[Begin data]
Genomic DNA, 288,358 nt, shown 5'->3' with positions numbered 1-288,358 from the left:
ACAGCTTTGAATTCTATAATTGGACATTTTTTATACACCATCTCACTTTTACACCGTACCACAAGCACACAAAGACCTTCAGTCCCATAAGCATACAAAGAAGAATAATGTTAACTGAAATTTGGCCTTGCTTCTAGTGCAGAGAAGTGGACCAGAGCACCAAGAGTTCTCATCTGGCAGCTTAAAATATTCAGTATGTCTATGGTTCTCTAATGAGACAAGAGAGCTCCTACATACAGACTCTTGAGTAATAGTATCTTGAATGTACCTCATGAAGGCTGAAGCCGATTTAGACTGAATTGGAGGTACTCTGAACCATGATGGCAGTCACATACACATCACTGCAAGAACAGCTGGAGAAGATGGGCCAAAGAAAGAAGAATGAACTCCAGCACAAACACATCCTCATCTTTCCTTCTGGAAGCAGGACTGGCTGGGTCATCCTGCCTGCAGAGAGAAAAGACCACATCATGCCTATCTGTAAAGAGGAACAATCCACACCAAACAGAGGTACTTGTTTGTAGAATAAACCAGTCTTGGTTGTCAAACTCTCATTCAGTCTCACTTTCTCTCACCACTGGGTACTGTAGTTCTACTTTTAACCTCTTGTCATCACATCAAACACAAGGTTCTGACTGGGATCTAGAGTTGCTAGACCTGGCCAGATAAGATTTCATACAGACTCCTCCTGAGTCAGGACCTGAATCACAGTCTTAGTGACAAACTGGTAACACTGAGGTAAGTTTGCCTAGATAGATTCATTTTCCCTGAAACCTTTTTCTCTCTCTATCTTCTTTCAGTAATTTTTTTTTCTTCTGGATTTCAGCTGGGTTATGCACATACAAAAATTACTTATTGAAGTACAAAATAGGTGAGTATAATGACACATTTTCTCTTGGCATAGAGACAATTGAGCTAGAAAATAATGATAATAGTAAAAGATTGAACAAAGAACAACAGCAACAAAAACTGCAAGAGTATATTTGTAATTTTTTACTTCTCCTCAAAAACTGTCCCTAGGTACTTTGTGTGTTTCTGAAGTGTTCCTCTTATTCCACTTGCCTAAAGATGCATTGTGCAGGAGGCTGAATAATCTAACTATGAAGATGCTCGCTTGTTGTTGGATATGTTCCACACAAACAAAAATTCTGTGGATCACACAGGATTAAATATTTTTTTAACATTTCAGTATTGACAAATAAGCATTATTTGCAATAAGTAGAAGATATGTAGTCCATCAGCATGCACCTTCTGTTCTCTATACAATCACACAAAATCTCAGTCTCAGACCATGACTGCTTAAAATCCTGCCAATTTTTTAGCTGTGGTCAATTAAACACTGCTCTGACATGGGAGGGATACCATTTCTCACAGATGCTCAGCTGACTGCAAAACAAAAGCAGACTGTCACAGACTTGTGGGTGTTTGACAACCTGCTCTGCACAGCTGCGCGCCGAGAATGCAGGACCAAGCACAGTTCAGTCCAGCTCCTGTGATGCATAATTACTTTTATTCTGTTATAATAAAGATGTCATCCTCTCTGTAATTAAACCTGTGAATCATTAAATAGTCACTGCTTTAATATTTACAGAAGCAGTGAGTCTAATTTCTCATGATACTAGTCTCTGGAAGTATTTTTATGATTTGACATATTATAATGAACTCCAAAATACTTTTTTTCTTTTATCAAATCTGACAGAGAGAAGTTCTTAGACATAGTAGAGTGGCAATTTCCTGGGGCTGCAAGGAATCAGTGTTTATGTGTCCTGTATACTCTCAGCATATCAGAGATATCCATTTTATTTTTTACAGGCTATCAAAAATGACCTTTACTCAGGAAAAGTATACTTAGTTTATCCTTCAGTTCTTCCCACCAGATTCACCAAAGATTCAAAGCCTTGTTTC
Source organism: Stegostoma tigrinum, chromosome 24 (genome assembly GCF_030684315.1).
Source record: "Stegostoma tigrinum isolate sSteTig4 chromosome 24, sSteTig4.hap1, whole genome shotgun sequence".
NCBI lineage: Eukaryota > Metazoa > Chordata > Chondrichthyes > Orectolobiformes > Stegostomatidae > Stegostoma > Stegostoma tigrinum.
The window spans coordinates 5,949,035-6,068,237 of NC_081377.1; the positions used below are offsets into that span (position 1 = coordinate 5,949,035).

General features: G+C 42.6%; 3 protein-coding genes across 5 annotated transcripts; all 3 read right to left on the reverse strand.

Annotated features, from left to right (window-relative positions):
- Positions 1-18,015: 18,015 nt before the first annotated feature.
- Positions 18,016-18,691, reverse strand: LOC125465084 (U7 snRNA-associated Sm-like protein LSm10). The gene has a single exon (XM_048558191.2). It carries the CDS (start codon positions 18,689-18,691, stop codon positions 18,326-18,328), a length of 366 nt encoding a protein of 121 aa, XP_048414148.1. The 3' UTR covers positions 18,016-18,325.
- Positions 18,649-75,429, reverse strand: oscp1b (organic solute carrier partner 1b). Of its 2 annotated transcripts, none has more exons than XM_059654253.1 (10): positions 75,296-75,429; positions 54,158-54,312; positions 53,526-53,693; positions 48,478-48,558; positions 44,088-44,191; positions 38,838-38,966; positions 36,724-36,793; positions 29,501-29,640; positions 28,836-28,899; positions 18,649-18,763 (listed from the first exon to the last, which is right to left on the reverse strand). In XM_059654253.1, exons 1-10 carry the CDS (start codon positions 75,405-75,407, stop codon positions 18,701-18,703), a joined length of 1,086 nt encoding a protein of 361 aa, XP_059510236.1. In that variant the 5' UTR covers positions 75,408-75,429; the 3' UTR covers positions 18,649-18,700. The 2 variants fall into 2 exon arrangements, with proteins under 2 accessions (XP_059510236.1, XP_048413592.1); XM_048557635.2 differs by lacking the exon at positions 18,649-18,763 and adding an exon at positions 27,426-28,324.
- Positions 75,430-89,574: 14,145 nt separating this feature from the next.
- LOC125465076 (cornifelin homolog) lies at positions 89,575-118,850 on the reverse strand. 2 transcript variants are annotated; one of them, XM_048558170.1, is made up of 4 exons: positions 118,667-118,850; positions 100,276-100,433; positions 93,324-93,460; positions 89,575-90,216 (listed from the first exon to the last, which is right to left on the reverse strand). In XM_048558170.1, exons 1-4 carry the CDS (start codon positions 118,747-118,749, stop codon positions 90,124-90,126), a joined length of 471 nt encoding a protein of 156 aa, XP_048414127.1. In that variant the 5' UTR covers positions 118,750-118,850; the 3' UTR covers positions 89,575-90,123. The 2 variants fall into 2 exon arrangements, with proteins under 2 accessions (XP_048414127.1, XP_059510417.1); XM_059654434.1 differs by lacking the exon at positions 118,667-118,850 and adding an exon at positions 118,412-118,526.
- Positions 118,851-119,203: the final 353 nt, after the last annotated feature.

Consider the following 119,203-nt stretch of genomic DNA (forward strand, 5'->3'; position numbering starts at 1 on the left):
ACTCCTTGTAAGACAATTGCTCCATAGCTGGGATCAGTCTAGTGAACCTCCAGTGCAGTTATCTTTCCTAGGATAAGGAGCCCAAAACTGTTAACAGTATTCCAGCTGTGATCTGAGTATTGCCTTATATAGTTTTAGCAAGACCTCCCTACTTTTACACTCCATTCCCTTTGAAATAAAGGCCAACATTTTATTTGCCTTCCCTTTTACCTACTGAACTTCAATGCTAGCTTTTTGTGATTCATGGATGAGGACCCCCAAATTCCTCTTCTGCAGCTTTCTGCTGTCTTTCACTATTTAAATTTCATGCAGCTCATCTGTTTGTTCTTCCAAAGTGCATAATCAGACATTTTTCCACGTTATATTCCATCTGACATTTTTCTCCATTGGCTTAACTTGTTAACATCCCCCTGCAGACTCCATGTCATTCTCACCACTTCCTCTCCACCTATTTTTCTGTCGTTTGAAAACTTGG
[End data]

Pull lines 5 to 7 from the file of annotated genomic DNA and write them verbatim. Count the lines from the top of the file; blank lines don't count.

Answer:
NCBI lineage: Eukaryota > Metazoa > Chordata > Chondrichthyes > Orectolobiformes > Stegostomatidae > Stegostoma > Stegostoma tigrinum.
The window spans coordinates 5,949,035-6,068,237 of NC_081377.1; the positions used below are offsets into that span (position 1 = coordinate 5,949,035).

General features: G+C 42.6%; 3 protein-coding genes across 5 annotated transcripts; all 3 read right to left on the reverse strand.